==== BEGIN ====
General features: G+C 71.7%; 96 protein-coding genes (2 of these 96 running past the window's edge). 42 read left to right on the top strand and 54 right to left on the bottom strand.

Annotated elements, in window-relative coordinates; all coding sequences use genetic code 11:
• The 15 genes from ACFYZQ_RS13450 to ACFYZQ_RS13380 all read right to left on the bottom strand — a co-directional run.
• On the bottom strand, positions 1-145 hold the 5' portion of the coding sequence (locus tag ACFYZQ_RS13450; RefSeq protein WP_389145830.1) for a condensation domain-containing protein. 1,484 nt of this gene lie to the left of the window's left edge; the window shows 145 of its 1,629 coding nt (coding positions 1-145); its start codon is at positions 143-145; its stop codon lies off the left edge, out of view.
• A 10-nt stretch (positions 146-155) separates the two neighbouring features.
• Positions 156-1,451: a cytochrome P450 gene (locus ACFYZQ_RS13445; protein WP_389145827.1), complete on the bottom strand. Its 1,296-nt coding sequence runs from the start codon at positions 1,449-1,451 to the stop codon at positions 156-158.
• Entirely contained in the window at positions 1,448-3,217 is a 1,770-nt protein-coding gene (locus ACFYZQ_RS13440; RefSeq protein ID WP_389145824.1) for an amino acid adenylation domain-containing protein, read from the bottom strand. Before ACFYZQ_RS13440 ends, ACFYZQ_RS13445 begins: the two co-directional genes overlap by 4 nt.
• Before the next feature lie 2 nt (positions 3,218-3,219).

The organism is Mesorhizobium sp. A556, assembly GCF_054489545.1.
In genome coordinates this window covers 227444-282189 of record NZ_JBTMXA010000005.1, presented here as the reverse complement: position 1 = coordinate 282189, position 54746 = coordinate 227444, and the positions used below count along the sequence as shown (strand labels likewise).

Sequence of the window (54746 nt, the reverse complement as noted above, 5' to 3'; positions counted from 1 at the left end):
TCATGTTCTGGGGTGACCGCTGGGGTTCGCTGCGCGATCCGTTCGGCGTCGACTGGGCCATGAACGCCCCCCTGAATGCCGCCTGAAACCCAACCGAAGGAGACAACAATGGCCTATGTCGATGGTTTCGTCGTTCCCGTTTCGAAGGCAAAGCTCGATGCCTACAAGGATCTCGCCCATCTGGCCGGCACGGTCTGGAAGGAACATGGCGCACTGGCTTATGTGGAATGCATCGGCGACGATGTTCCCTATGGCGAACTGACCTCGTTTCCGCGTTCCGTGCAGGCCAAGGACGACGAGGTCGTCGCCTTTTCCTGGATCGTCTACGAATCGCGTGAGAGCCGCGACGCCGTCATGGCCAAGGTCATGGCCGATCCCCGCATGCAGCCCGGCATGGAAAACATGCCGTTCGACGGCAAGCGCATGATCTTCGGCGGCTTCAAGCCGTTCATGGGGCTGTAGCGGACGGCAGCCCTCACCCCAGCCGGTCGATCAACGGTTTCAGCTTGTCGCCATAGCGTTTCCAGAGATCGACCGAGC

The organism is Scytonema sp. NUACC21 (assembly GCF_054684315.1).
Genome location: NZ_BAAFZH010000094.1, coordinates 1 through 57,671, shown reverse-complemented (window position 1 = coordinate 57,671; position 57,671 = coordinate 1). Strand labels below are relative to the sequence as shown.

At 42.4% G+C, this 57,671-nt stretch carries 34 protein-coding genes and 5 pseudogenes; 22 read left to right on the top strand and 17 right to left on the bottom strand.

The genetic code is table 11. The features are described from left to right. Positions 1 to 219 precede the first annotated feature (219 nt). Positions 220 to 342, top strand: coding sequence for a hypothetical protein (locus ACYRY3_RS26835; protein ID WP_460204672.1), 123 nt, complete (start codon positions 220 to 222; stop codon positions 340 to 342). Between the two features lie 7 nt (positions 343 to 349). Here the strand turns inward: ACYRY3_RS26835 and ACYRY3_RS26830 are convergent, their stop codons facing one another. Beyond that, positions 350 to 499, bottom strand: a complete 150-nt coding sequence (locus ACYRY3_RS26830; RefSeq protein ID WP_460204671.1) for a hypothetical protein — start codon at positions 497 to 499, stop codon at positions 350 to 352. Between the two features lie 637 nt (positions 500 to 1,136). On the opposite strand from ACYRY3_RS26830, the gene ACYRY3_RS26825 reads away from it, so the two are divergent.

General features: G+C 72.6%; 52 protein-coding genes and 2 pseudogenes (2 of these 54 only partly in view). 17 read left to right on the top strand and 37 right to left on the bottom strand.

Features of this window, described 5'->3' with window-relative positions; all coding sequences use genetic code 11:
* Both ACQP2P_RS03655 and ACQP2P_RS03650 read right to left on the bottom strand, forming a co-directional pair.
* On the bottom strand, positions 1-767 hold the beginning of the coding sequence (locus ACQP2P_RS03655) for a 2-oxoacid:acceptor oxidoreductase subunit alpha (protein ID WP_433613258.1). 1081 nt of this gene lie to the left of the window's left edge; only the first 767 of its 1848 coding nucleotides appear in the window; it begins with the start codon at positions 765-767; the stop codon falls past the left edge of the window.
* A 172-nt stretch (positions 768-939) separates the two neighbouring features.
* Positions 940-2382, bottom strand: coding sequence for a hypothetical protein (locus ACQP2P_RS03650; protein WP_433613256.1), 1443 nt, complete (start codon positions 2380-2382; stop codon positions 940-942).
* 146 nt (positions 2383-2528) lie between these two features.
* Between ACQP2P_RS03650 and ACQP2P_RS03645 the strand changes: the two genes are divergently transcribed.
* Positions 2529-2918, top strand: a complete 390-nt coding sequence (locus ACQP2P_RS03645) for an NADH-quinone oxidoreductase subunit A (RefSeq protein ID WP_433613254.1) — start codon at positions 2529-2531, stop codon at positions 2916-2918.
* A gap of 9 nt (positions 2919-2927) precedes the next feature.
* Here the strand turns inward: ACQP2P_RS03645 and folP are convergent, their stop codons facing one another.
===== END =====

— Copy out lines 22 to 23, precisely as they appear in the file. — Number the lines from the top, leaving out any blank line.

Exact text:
* Positions 940-2382, bottom strand: coding sequence for a hypothetical protein (locus ACQP2P_RS03650; protein WP_433613256.1), 1443 nt, complete (start codon positions 2380-2382; stop codon positions 940-942).
* 146 nt (positions 2383-2528) lie between these two features.